The newspaper said the deal could be approved as early as Tuesday.
Major League owners will meet next week in Chicago to futhur discuss contraction plans first raised earlier this month. Although the Montreal Expos and Minnesota Twins appear the franchises most likely to be folded, the Marlins are by no means assured of fielding a team in 2002.
However, this agreement would seem to indicate that the Marlins will not be eliminated.
The deal, which is unrelated to MLB's contraction plans, needs approval by 23 of baseball's 30 owners. If it goes through, it would be the third ownership change in nine years for the Marlins, who won the 1997 World Series after a spending spree by Wayne Huizenga.
After the Marlins defeated the Cleveland Indians in a seven-game World Series, Huizenga quickly began dumping salary and eventually sold the organization to Henry in 1999 for $150 million.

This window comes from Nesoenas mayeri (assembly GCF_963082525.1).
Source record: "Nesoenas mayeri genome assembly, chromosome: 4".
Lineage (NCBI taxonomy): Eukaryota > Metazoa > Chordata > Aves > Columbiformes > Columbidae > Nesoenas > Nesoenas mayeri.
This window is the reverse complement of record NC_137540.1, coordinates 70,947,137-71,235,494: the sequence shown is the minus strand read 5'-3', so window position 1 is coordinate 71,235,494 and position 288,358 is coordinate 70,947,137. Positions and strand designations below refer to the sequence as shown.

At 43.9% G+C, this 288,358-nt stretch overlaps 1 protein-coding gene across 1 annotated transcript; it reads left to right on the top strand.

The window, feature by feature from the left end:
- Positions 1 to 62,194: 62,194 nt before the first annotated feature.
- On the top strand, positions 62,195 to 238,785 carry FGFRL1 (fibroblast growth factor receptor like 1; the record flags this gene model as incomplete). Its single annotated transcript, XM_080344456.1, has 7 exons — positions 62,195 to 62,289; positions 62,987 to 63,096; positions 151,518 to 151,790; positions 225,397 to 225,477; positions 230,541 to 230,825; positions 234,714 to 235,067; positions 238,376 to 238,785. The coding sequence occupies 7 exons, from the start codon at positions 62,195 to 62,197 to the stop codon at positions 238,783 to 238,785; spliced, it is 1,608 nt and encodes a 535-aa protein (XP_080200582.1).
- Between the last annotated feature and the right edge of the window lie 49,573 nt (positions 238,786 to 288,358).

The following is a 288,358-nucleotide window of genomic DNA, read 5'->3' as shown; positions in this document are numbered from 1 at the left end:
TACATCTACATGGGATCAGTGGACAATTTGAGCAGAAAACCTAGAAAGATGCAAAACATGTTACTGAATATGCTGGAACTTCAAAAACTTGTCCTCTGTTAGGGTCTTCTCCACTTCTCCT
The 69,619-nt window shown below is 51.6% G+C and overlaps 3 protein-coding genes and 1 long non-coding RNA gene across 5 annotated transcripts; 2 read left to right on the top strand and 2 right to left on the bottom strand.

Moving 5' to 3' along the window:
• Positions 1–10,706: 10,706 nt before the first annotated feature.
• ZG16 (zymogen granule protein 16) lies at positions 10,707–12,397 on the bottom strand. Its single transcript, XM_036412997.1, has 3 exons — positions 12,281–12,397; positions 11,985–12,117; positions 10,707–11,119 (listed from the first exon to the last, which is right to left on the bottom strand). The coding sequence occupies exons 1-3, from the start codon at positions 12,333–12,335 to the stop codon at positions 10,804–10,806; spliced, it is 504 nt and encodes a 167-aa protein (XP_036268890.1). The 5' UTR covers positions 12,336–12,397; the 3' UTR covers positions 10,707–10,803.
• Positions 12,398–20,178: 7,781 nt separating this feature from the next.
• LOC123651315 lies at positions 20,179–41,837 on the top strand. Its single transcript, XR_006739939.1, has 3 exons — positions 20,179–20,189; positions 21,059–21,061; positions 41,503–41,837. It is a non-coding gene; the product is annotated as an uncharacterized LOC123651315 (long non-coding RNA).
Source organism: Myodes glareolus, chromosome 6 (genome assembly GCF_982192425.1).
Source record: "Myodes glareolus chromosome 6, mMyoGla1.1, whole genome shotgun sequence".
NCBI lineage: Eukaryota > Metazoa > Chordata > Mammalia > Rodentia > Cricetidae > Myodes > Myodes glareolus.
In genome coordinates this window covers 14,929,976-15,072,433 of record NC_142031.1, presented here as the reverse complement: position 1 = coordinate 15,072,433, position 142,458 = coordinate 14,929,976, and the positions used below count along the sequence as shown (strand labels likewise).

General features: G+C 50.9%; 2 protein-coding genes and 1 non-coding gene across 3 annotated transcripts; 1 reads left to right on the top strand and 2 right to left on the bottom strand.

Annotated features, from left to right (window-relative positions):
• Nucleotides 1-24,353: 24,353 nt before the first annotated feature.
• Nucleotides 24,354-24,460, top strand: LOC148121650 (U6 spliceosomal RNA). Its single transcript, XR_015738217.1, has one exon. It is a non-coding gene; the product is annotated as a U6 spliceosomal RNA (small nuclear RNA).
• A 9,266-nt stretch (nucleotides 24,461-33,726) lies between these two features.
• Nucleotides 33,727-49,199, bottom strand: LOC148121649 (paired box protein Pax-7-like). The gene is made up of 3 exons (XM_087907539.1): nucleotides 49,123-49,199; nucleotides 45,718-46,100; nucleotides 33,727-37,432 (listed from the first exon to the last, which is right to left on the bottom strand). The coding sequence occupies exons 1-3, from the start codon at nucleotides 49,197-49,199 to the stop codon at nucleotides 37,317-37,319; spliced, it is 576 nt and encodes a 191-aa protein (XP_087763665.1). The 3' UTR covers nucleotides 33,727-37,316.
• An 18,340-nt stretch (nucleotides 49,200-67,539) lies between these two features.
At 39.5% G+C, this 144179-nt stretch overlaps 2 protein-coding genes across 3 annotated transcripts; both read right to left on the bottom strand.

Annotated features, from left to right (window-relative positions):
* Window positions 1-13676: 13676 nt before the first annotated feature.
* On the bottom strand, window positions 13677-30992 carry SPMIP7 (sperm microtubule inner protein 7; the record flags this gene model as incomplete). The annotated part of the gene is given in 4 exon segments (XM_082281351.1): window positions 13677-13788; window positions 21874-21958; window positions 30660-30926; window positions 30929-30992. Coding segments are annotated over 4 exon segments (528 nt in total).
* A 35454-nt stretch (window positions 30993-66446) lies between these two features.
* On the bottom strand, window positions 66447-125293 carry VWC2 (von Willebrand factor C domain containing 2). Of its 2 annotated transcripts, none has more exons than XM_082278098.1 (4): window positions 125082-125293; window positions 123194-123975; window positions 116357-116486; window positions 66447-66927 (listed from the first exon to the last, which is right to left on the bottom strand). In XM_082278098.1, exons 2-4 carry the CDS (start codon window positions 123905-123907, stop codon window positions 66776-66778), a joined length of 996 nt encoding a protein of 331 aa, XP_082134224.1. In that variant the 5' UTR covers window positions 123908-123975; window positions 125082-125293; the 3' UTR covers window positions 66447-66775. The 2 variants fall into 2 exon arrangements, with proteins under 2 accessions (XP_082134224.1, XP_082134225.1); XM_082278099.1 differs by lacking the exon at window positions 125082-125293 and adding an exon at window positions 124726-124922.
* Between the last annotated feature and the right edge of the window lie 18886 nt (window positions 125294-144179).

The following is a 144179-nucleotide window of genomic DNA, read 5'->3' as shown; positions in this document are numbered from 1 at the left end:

Huzienga paid a $95 million expansion fee for the team in 1991, two years before the Marlins took the field. Forbes Magazine earlier this year valued the franchise at $128 million.
According to the Sun-Sentinel, the prospective new owners will pay $150 million for a team that has several young stars but which finished 76-86 this past season and is a combined 273-374 over the last four years.
While the Marlins have struggled on the field, their biggest problems have been off the field. Erratic south Florida summer weather and Pro Player Stadium, which was built for football, have kept fans away.
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